feel comfortable that there will be a safety net in all this. Yes, we want
them to eventually forget all about Windows and be a single OS booting
family but we have to realistically draw the very large MS based person away
from the OS in a manner that reassures the user.
3) Cleanly overlay Ubuntu on Debian and Gnome. In the YMAD world, these
folks want to believe in the Just Works philosophy of getting on the
Internet, reading email, and using media like DVDs, camera images, and basic
office documents in a secure yet simple way. Most, if not all will not use
an OS when they are confronted with actually creating code to fix or
completing a task. They want the OS to either run an update or repair
natively or show them in a simple, easy to understand UI how to do it for
themselves. In the same way, if we have missing, erroneous, or conflicting
documentation, then this group will go back to Windows.
We also need to take the fanboy style out of the equation for this beginners
user group. The simple user does not need to have "do it yourself, gramps,
or just go back to Windows, loser" flung in their face when they venture as
far as to asking a question on a forum. They took a lot of initiative to
just ask the question. Having a bad community experience will push them back
into Windows forever. Also, if the documentation is not clear for their
level, then they will go back too.
How to overlay cleanly? Docbook tagging seems to be the easiest solution.
Like I said before, I have not dug deep enough to make a viable and educated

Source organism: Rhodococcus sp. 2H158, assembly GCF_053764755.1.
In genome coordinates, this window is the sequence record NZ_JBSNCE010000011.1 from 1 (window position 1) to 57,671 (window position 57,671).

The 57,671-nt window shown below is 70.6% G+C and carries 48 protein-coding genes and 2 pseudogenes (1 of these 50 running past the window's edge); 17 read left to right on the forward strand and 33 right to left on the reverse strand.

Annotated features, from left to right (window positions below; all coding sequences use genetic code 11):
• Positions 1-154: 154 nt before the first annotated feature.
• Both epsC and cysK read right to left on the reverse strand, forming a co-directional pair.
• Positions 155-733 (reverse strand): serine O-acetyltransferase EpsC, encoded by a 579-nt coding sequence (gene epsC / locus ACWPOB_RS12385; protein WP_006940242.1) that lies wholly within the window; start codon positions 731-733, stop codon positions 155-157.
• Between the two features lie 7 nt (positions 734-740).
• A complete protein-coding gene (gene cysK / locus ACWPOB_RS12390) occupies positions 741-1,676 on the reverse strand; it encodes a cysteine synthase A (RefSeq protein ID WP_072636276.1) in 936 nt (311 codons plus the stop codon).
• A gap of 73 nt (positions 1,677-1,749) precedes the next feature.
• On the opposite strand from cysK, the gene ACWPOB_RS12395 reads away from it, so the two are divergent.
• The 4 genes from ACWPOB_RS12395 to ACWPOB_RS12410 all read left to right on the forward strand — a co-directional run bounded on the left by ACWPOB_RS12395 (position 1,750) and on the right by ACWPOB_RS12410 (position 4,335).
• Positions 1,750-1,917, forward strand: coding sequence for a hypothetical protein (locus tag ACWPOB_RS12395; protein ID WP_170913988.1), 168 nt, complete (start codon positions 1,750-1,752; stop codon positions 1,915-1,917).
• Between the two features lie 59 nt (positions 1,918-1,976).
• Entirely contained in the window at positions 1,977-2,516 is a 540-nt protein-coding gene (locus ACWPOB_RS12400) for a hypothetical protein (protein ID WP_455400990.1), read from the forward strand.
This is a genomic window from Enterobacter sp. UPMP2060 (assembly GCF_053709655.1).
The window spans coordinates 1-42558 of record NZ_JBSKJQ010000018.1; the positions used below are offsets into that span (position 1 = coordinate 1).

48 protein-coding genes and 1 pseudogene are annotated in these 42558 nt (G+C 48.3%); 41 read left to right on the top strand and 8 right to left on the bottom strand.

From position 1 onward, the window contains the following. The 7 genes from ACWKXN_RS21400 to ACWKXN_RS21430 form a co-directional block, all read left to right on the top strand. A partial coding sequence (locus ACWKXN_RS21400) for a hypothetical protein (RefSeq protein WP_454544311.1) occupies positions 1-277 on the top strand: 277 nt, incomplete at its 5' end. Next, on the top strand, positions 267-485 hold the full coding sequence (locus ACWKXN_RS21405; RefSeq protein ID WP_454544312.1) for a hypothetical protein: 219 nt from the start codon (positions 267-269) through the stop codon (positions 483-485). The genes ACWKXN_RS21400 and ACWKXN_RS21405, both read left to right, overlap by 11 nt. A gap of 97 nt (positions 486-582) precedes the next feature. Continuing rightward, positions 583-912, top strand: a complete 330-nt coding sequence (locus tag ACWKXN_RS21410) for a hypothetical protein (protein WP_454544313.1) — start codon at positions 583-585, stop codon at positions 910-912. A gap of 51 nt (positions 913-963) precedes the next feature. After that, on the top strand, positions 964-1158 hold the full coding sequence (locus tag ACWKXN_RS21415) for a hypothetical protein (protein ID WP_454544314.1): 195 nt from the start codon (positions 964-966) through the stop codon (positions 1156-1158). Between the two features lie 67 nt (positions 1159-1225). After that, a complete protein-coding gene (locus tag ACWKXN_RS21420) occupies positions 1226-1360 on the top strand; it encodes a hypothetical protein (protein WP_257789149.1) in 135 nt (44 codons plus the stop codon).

guess has to how it would work. But I do believe a centralized tagging
schema could build a better docbook. Where Ubuntu deviates from Debian and
Gnome, the building process should recognize the deviations and overwrite
the base level documentation. Also tagging the information according to
level of expertise would help. At build time, it will not cost that much
more space in the CD (unless further restricted by the overall package size
requirements of 700MB) to build separate guides for MS Family transition, MS
power user, and Linux user.
I envision an Ubuntu future where there is a guide for weening a family user
off of Windows completely. Perhaps as soon as they decide they want a new
computer and want to migrate their own Ubuntu environment to the new system.
I hope I haven't bored anyone to tears or written something overly long here
but I want to let people know that I want to help and I am looking for spots
that can use my expertise most effectively.
Thom Wiley (aka Monkeyboythom)
On 7/5/07, ubuntu-doc-request at lists.ubuntu.com <
ubuntu-doc-request at lists.ubuntu.com> wrote:
> Today's Topics:
> 1. Help with integrating Gnome docs into Ubuntu (Matthew East)
> Hi there,
> To: Gnome doc lists
> Cc: Ubuntu Gnome maintainers, Ubuntu doc list
> I'm looking for some advice.
> In Ubuntu, during the last release we incorporated the Gnome user guide
> into the structure of our documentation. This has the advantage that we
> don't have to worry about recreating the wheel and can use the excellent
> material from upstream.
> The basic problem we are having though is that Ubuntu customises quite a
> lot of Gnome, and as a result the Gnome documentation is wrong, and we
> need to correct it.